From the Book
The Buddhacarita is the most famous work of Asvaghosa, the well-known Buddhist poet-philosopher supposed to have been a contemporary of King Kaniska of the early 2nd century A.D. the twenty-Eight cantos of the epic poem a little less than half is now available in the original, but complete translations in Chinese and Tibetan have been preserved.
This edition consists of three parts. The first part contains the Sanskrit text and the second the translation of the first fourteen cantos, filling up the lacunae in the Sanskrit from the 'Tibetan, together with an introduction dealing with various aspects of the poet's works, with notes which discuss the many difficulties of text and translation., and an index. The third part contains translation 'Cantos XVXXVII based on the available Tibetan and Chinese versions so as to arrive as near the meaning of Asvaghosa's original text.
The poem falls into four distinct quarters of seven cantos describing birth and youth of the hero, enlightenment after long questing, how the Buddha made his discovery by teaching available to all beings, a mission ending with a universal conquest in which the hero converts the rulers and people in many countries to the new doctrine and the events leading up to the Parinirvana of the Buddha.
One phenomenon recurs again and again III the history of Sanskrit literature, namely that we know nothing certain of the lives of its greatest figures beyond what they themselves choose to tell us and what is stated in the colophons of their works. Asvaghosa is no exception to the rule. While he is silent about himself, the colophons of the three works which we know to be his agree in describing him as Saketaka, a native of Saketa, and as the son of Suvarnaksri. Before discussing the bearing of these facts, it is best to determine his date with such accuracy as is possible. The lower limit given by the Chinese translation of the Buddhacarita made early in the fifth century A.D. can be set back by three hundred years; for Professor Luders holds that the handwriting of the MS. fragments which contain all that is left to us of the 8iiriputra- prakara1Ja must belong to the times of the Kushan kings, probably to the reign of Kaniska or Huviska. Dating by paleography does not always give as assured results as is sometimes supposed, but the margin of error in the present case cannot be large; for the MS. was corrected by a Central Asian hand, which equally on paleographical grounds may be as early as the end of the Kushan era," and it shows signs of having been long in use before the overwriting took place, so that to impugn the first date means impugning the second one also and it is hardly probable that both should be misleading.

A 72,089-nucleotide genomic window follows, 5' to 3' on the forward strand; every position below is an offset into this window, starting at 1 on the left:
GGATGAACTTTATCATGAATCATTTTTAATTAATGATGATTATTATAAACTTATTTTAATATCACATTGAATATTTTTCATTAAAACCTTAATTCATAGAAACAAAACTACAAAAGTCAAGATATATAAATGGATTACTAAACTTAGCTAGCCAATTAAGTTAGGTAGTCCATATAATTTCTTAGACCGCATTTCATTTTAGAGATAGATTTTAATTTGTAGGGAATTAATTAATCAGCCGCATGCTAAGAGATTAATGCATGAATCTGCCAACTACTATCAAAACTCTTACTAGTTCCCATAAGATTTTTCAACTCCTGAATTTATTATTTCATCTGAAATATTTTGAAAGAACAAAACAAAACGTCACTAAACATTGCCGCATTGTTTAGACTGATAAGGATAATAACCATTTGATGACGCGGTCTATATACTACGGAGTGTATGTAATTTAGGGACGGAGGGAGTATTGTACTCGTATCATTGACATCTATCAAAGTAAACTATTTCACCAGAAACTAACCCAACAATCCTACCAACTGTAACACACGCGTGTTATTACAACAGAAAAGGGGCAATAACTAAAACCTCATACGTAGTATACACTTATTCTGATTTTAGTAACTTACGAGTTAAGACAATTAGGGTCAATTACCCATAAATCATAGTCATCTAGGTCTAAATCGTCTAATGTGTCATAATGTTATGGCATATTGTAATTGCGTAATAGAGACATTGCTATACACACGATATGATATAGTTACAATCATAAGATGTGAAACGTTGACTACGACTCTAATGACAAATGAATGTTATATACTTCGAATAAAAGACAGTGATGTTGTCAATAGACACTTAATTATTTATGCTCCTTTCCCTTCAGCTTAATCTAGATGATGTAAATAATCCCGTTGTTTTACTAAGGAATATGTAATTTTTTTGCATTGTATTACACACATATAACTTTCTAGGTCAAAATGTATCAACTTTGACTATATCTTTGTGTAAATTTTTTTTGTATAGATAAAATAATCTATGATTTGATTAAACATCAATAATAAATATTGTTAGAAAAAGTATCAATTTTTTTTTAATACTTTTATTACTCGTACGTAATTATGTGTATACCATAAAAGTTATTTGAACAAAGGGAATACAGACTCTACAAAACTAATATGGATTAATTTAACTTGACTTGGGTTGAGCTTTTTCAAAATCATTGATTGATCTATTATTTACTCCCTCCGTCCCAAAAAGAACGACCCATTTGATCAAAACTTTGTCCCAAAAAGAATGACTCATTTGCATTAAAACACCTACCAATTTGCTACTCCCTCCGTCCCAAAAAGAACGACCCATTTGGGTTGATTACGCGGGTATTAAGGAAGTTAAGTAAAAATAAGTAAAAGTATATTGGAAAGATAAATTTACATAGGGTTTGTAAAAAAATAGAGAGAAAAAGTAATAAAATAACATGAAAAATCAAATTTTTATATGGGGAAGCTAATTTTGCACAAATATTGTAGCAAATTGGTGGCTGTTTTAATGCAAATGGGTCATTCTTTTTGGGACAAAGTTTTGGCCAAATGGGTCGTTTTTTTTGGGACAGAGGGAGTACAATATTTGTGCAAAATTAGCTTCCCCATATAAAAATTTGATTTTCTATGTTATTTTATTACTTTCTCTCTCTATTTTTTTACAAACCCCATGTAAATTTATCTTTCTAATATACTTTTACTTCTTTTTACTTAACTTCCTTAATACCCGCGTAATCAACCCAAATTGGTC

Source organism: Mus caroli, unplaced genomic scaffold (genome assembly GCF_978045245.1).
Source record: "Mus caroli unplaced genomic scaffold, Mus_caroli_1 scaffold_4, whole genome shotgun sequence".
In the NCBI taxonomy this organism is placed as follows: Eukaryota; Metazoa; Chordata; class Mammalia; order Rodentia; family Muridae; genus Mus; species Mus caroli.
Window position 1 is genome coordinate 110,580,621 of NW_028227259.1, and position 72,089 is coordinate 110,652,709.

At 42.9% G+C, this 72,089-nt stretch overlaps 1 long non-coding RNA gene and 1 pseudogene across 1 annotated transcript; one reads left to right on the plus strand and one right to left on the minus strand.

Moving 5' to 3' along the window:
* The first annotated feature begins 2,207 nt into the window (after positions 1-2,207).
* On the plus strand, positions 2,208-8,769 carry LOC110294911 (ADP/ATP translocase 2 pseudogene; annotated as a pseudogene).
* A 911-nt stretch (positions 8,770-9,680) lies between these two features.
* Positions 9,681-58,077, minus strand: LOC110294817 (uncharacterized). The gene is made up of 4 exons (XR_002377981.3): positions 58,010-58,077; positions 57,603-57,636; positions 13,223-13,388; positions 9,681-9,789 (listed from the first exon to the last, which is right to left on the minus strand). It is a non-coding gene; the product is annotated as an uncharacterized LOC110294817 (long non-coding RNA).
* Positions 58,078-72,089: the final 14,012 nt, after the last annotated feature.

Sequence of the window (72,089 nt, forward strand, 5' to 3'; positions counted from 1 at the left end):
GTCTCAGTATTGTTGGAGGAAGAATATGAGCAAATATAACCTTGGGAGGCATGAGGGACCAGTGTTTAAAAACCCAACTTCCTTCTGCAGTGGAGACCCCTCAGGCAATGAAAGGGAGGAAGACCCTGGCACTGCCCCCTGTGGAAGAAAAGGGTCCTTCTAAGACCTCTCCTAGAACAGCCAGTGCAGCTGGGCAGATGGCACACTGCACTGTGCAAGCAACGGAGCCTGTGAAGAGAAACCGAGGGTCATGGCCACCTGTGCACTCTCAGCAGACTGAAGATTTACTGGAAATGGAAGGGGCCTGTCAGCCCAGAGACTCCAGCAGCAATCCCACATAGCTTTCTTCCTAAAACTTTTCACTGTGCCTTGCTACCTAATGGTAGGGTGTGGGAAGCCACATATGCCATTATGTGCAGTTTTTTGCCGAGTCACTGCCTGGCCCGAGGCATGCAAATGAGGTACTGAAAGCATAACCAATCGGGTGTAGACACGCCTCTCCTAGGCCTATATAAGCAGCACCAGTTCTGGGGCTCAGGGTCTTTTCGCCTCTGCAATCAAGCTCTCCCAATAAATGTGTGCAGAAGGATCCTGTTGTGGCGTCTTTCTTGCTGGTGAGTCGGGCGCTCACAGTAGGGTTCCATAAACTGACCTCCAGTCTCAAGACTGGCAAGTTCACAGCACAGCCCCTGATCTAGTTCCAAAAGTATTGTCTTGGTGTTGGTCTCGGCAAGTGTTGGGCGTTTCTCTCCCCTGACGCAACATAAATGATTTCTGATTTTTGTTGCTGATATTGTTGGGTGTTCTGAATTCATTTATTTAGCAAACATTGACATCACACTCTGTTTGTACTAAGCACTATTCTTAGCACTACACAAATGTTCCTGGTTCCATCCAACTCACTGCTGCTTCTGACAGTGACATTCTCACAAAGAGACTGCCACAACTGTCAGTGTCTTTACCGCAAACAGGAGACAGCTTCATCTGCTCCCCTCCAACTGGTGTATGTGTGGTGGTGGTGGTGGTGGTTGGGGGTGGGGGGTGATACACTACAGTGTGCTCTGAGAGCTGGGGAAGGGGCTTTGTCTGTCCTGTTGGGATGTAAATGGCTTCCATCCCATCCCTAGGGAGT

Two other points afford some indication, though of lesser probative value, that the reign of Kaniska should be taken as the lower limit. At B., xii. 115, Asvaghosa writes :-
Vyavasayadvitiyo 'tha ... so 'svatthamulam prayayau. Now the commentary on the Namasamgiti has preserved a line of Matrceta running :-
Vyavasayadvitiyena praptarh padam anuttaram.
The connexion between the two is obvious, and the expression, vyavasayadvitiya, is apt in Asvaghosa, because the Buddha has just been deserted by the five bhiksus and has nothing but his resolution to accompany him on the march to the bodhi tree; but Matrceta's version spoils the point, because a Buddha can have no companions in the process of obtaining Enlightenment. This view is enforced by B., xiv. 99, where Indra and Brahma more appropriately find the Buddha with the dharma he had seen as his best companion. Is it not clear then that Matrceta has borrowed a phrase from Asvaghosa and turned it into a cliche? That the former is some- what later in date seems to follow also from the style of the Satapancasatka; thus note the fanciful verbs, jaladya, Vainateyaya, madhyarhdinaya, Sakrayudhaya, of verses 74 and 75, which suggest some advance on Asvaghosa in verbal tricks. He is moreover the author of an epistle to Kaniska, and if we accept the latter's name as authentic, it would follow that Matrceta lived in his reign and Asvaghosa before it. I would not press this piece of evidence, but, so far as it goes, it suggests that Luders' dating of the MS. of the dramas is at any rate not at odds with the probabilities.
Our other evidence derives from Chinese tradition, which associates Asvaghosa both with Kaniska and with the composition of the Vibhasa, the great Sarvastivadin commentary on the Abhidharma, said to be the outcome of a general council held in the reign of the Kushan king . For a later Buddhist writer such information would be of value, seeing that the Chinese with their more practical minds are intensely interested in the collection of historical and personal detail, and that the regular intercourse of pilgrims and monks between India and China provided sufficient opportunity for obtaining contemporary information. But in this case the traditions are far from contemporary and cannot at present be traced further back than the end of the fourth century A.D.; they are at hopeless variance among themselves regarding the poet's actual date and present him as a figure of romance, not as a sober historical personage. In considering the association with Kaniska we must allow for the tendency to couple the names of great writers with great kings. One Indian scholar, it is true, has seen in the mention of Atreya at B., i. 43, a reference and compliment to Caraka, the legendary physician of Kaniska , but little weight attaches to so problematic a suggestion. Moreover the internal evidence of the extant works makes it somewhat doubtful whether they could have been written in the Kushan kingdom.
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